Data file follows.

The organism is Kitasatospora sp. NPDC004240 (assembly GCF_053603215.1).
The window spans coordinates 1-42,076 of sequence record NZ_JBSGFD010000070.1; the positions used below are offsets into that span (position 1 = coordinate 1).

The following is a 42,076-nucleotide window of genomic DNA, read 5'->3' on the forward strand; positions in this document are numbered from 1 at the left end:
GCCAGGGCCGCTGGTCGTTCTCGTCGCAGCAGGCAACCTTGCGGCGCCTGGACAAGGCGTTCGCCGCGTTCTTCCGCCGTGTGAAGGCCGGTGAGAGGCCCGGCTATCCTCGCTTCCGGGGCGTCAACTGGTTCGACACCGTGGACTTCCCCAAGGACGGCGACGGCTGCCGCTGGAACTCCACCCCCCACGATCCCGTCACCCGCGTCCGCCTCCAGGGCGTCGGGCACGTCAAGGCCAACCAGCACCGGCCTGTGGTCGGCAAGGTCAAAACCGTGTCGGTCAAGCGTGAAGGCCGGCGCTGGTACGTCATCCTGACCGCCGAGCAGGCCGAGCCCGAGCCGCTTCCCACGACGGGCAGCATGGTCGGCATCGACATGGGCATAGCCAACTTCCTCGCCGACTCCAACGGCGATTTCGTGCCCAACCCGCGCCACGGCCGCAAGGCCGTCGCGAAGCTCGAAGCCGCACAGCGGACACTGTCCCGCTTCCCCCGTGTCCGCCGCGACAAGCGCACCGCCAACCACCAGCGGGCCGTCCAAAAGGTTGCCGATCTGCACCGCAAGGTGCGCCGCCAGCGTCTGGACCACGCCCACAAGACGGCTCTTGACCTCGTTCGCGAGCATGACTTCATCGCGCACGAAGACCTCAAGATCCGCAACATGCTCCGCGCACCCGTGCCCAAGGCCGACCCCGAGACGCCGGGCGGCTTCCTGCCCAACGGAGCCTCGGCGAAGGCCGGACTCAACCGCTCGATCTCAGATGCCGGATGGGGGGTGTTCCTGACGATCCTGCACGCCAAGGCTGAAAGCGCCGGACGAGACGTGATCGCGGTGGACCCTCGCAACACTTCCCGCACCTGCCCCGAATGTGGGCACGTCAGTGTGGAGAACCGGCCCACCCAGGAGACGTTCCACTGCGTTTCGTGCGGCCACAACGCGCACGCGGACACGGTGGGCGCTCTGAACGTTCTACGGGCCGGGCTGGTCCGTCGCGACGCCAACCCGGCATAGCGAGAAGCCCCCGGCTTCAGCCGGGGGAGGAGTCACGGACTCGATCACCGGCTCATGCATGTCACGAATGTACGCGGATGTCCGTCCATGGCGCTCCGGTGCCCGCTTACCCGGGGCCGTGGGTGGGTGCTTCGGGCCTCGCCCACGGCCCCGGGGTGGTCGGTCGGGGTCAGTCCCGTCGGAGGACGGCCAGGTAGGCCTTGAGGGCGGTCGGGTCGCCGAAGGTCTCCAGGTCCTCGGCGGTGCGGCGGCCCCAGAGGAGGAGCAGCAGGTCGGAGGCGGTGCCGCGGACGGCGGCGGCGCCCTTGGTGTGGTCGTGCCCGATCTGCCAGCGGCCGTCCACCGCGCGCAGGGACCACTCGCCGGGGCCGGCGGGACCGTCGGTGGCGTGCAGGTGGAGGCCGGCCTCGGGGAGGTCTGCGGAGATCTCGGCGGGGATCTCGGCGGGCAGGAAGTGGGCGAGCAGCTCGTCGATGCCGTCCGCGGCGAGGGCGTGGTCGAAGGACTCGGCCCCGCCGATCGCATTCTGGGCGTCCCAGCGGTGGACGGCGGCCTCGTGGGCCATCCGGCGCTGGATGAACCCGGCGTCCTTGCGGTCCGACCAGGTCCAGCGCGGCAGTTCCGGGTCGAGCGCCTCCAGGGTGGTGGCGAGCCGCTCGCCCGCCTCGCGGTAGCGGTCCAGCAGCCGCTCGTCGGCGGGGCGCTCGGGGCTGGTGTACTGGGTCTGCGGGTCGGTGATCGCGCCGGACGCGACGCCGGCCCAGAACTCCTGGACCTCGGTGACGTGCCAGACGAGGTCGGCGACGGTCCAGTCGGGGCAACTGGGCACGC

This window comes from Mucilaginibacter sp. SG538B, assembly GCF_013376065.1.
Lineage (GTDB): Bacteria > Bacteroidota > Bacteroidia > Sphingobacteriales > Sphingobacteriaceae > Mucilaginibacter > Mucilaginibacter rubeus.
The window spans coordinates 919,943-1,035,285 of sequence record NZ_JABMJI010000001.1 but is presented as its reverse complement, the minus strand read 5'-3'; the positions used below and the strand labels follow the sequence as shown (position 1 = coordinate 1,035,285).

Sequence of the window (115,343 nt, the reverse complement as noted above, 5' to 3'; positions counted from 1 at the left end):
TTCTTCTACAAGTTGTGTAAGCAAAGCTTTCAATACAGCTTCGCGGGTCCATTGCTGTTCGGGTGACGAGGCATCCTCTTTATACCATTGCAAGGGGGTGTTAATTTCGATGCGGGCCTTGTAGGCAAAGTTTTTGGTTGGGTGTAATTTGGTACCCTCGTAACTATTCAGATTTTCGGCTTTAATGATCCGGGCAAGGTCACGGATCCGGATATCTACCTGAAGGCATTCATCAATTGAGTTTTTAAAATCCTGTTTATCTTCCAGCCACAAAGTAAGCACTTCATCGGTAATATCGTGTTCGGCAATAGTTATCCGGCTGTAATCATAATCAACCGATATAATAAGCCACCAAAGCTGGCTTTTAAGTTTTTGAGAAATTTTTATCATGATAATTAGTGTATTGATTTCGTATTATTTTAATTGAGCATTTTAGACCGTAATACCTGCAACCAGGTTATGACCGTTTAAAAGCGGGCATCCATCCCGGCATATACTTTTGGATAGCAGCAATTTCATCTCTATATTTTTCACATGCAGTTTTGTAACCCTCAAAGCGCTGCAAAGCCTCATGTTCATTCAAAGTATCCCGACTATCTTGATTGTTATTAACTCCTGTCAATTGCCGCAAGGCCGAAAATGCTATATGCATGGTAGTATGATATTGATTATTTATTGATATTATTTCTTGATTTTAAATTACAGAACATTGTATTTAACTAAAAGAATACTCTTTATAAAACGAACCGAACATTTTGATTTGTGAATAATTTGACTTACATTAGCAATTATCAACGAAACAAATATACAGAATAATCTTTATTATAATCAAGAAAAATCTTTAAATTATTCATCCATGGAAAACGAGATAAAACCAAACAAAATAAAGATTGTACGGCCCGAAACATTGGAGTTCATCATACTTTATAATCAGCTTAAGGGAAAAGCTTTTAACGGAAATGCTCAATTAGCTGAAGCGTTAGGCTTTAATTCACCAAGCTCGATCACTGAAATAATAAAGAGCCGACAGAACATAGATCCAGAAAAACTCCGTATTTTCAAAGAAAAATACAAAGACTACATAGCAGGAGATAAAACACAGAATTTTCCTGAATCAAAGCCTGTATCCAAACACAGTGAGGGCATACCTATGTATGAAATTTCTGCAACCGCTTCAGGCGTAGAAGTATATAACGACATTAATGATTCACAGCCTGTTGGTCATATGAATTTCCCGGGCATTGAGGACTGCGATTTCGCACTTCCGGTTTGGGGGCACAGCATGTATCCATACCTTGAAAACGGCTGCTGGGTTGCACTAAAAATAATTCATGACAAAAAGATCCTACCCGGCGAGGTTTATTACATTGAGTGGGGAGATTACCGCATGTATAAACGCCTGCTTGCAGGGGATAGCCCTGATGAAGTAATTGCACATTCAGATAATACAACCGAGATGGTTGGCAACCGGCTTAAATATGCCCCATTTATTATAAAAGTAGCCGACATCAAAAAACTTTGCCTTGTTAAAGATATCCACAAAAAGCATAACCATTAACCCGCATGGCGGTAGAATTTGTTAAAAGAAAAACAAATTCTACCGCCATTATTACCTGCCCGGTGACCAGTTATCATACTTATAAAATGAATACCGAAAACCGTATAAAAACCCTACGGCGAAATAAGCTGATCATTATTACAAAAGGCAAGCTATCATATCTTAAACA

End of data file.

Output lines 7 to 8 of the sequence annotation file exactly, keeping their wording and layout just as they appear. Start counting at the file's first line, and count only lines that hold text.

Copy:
The window spans coordinates 919,943-1,035,285 of sequence record NZ_JABMJI010000001.1 but is presented as its reverse complement, the minus strand read 5'-3'; the positions used below and the strand labels follow the sequence as shown (position 1 = coordinate 1,035,285).

Sequence of the window (115,343 nt, the reverse complement as noted above, 5' to 3'; positions counted from 1 at the left end):